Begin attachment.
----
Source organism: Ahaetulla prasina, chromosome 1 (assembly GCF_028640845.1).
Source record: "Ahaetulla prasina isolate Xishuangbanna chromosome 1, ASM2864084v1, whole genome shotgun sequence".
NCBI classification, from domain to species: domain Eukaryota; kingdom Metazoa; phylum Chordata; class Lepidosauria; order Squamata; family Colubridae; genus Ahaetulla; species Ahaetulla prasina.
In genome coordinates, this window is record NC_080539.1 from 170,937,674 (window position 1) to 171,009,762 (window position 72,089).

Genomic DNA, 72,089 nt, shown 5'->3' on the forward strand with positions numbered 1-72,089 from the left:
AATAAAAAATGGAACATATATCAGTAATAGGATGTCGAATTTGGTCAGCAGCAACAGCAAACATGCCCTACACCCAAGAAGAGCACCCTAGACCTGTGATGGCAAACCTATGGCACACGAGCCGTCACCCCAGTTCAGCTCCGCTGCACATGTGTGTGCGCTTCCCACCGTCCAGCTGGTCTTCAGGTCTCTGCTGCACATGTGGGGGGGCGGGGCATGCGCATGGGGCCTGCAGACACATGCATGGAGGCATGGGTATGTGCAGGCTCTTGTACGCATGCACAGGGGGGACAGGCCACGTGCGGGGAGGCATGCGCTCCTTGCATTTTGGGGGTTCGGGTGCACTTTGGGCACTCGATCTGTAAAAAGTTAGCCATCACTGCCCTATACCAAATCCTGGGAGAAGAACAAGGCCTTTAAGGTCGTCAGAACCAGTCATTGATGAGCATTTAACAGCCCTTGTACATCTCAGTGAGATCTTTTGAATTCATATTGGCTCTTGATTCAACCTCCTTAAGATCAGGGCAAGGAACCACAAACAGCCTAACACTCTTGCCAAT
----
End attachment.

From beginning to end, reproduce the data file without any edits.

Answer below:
Source organism: Ahaetulla prasina, chromosome 1 (assembly GCF_028640845.1).
Source record: "Ahaetulla prasina isolate Xishuangbanna chromosome 1, ASM2864084v1, whole genome shotgun sequence".
NCBI classification, from domain to species: domain Eukaryota; kingdom Metazoa; phylum Chordata; class Lepidosauria; order Squamata; family Colubridae; genus Ahaetulla; species Ahaetulla prasina.
In genome coordinates, this window is record NC_080539.1 from 170,937,674 (window position 1) to 171,009,762 (window position 72,089).

Genomic DNA, 72,089 nt, shown 5'->3' on the forward strand with positions numbered 1-72,089 from the left:
AATAAAAAATGGAACATATATCAGTAATAGGATGTCGAATTTGGTCAGCAGCAACAGCAAACATGCCCTACACCCAAGAAGAGCACCCTAGACCTGTGATGGCAAACCTATGGCACACGAGCCGTCACCCCAGTTCAGCTCCGCTGCACATGTGTGTGCGCTTCCCACCGTCCAGCTGGTCTTCAGGTCTCTGCTGCACATGTGGGGGGGCGGGGCATGCGCATGGGGCCTGCAGACACATGCATGGAGGCATGGGTATGTGCAGGCTCTTGTACGCATGCACAGGGGGGACAGGCCACGTGCGGGGAGGCATGCGCTCCTTGCATTTTGGGGGTTCGGGTGCACTTTGGGCACTCGATCTGTAAAAAGTTAGCCATCACTGCCCTATACCAAATCCTGGGAGAAGAACAAGGCCTTTAAGGTCGTCAGAACCAGTCATTGATGAGCATTTAACAGCCCTTGTACATCTCAGTGAGATCTTTTGAATTCATATTGGCTCTTGATTCAACCTCCTTAAGATCAGGGCAAGGAACCACAAACAGCCTAACACTCTTGCCAAT